The Mouth of the Hudson

Stephen Yenser: On "The Mouth of the Hudson"

"The Mouth of the Hudson" is virtually an emblem of the precarious position of man as the persona has come to see him. The poem opens with "A single man," who stands on an outcrop above a railroad siding and watches the trains switching beneath him. . . .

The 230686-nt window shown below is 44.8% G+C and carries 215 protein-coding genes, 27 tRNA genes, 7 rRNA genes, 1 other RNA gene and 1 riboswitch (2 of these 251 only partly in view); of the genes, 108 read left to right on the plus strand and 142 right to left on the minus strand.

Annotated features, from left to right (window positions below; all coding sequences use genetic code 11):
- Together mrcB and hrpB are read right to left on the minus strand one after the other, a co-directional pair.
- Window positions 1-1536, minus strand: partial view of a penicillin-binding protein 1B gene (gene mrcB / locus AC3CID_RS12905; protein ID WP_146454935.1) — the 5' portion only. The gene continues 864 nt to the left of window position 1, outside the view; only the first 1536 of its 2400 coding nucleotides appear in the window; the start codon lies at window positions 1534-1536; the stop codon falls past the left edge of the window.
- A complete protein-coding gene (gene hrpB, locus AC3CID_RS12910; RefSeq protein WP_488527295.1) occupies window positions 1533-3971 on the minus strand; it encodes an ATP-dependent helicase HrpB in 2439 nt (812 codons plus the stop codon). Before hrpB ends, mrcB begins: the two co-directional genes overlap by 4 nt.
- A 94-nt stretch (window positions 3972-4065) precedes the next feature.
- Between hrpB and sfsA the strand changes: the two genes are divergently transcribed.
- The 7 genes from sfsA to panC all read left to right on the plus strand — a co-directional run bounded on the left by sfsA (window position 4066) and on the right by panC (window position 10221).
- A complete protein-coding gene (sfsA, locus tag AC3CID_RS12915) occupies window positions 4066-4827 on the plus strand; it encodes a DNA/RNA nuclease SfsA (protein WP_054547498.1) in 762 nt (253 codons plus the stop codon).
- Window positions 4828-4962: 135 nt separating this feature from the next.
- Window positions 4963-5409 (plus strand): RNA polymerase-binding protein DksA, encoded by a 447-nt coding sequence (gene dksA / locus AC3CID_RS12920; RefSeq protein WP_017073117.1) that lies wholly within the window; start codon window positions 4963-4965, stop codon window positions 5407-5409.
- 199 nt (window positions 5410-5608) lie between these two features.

These lines sum up the random violence of the poet-speaker's world, his lack of control over that world, and the scrambled puzzle that it seems to him. The fact that the train is a mechanical, and the ice floe a natural, phenomenon suggests the ubiquity of anomie and implies the impossibility of self-determination; in a world in which neither nature nor civilization is ordered, the individual has no choice but to drift. This theme is all the more remarkable in "The Mouth of the Hudson" because several of its details recall, ironically, "The River" section of The Bridge. Lowell seems to repudiate implicitly the optimistic vision of Crane; and the poem ends, not with Crane's "Passion" and promise of deliverance, but with "the unforgivable landscape."